To ride dressage is to dance with your horse, equal partners in the delicate and sometimes difficult work of creating harmony and beauty.

Friday, March 13, 2015

Slaying dragons

Yesterday afternoon I had just enough time to shoehorn a ride in between all my obligations. I opted for a road/field ride because the arena sand is already dry and shifty (we're supposed to get significant rainfall this weekend which will improve the footing greatly). After passing the winery, I decided to head downhill between the winery and the vineyard, a route we haven't taken in a long time. Normally at this time of year the ground would be muddy and slick, but with our unusually dry, warm weather, it was solid and safe – important should Lance decide to bolt or buck. He was a little worried about passing a different side of the winery, but didn't lose his nerve.

About halfway down the first 20 acres of grapes, Lance spotted danger – men pruning the vines. He "stopped, locked, and loaded" – a perfect description of his mental and physical reaction. At this point, when he's gone as rigid, immobile and unheeding as a marble statue, I know I won't be able to ride him calmly past the dragon(s). My two options are 1) waiting until he launches and hoping to keep him between me and the ground (I haven't failed yet but it's always a possibility), or 2) dismount quickly before he moves and lead confidently on foot. I hopped off and lead him to the end of that vineyard, remounting to ride between the next vineyard and the peach orchard just starting to bloom. I thought about snapping a photo or two from the saddle, but Lance was still on high alert so that didn't seem wise.

We made it to the end of the peach orchard, did a couple turns on the haunches, and started back up past the peach orchard. The workers in the vineyard ahead were closer to our end of the rows now; Lance stopped, locked and loaded again. Oh well; that gave me a reason to get off and take flower photos!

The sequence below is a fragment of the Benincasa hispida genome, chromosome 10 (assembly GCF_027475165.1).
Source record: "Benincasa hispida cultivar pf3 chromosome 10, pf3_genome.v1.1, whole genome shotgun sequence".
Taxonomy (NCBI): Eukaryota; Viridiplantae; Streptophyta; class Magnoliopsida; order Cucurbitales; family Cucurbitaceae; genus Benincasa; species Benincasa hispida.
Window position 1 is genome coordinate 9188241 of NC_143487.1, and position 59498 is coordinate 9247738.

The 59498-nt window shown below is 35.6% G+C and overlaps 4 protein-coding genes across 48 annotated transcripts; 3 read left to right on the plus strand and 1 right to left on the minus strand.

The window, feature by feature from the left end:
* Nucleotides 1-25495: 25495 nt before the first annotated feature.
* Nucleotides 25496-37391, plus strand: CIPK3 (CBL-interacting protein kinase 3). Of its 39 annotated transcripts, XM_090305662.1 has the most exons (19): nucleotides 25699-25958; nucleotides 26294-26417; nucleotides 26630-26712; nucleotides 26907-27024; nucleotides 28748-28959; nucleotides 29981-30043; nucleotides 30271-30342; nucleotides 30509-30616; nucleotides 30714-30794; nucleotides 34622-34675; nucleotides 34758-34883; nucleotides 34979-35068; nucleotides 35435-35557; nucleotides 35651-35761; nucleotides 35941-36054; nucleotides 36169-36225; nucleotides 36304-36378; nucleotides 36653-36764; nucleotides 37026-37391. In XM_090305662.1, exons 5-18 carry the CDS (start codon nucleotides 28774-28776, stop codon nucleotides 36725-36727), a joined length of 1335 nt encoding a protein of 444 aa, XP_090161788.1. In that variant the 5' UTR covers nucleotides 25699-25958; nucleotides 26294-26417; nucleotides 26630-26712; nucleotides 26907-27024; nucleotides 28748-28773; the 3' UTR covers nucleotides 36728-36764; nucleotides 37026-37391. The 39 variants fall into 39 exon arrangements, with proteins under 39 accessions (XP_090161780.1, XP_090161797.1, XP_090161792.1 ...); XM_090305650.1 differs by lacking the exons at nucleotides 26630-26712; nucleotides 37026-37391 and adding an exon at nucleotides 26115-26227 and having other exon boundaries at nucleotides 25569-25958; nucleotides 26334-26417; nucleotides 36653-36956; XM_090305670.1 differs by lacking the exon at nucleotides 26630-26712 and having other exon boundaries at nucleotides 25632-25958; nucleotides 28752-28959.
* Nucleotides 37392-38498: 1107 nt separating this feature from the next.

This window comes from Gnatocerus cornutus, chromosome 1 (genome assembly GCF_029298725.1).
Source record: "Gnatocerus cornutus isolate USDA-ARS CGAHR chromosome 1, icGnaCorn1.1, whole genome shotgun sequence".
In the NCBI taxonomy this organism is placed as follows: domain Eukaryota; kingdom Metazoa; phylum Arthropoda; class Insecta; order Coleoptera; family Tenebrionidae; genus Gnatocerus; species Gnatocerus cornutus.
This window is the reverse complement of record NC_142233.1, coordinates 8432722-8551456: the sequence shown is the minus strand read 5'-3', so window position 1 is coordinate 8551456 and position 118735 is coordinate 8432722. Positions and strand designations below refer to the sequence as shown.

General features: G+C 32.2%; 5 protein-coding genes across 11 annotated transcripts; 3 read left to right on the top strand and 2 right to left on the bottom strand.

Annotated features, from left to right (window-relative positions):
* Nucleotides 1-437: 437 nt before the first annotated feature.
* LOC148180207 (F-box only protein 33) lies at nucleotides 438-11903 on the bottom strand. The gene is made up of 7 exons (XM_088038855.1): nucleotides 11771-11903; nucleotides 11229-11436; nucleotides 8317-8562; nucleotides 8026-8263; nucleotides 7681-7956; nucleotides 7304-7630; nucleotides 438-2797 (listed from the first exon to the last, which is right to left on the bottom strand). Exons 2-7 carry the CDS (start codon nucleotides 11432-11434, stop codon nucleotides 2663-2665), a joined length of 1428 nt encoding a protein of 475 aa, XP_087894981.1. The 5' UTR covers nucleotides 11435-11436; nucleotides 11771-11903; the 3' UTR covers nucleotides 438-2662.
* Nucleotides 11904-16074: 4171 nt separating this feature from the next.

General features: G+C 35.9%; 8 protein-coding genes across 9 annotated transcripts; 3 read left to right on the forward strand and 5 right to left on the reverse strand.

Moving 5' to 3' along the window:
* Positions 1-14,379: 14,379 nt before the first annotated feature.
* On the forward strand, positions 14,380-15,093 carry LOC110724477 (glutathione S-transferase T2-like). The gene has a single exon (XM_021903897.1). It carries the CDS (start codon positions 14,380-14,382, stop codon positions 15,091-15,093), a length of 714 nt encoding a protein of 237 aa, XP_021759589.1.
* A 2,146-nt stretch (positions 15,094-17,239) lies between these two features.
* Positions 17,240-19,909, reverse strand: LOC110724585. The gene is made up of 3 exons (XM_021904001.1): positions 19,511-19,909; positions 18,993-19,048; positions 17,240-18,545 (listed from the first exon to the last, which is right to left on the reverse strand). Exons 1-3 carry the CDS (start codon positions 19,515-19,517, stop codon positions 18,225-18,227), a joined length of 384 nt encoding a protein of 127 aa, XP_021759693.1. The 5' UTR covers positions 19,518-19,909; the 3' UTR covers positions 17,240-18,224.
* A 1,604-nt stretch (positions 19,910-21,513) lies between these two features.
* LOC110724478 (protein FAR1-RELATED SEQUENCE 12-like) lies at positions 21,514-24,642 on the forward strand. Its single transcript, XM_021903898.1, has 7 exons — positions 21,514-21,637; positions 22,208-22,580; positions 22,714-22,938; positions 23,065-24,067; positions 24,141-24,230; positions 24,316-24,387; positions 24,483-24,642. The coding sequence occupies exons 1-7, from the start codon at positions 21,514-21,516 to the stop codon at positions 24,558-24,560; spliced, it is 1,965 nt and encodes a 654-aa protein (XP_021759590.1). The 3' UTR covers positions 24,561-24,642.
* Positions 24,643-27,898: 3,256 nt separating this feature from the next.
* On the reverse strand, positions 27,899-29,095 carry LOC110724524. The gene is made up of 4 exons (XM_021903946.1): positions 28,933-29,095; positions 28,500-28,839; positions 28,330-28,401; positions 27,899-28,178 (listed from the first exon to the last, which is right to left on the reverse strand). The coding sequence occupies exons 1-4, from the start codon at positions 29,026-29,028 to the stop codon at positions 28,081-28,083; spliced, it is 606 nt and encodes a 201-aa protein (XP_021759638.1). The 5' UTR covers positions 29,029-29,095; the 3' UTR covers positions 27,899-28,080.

Lance was a horse kite as I lead him past the workers, so we walked up and down the hill beside the dragons until most of the fire had left MY dragon. Then I remounted and we proceeded up the hill towards home. There was one more planned dismount to lead Lance past a man with a clipboard standing at the gate in the fence line between the winery property and the vineyard who hadn't been there before.

We were both sweaty at the end of all that hill walking on a warm day – although I'm pretty sure some of Lance's was flop sweat!

Oh, and shedding season is now in full swing. Don't wear Chapstick to the barn!


marlane said...

LOL about the chapstick. Where I live and ride in So Cal we have workers in the fields, and one of the main bugaboos was a man holding a clip board. My trusty steed 27 years old went past, but my companion had trouble. I got the man to speak and that diffused the situation, he then became a human.

Theresa said...
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Mary said...

I am glad your guy is able to stop and look, instead of reacting immediately. Woodrow was one of those hot headed flight horses and I became pretty adept at dressage on the trail in attempts to get his attention on anything. Nick is the opposite--->curious and brave.

Fiona said...

Oh I am so glad I am not the only person that has had hairy lip syndrome from Chapstick!
There is a line from an Ian Tyson song I goes something like this.."Sheddin Hair everywhere"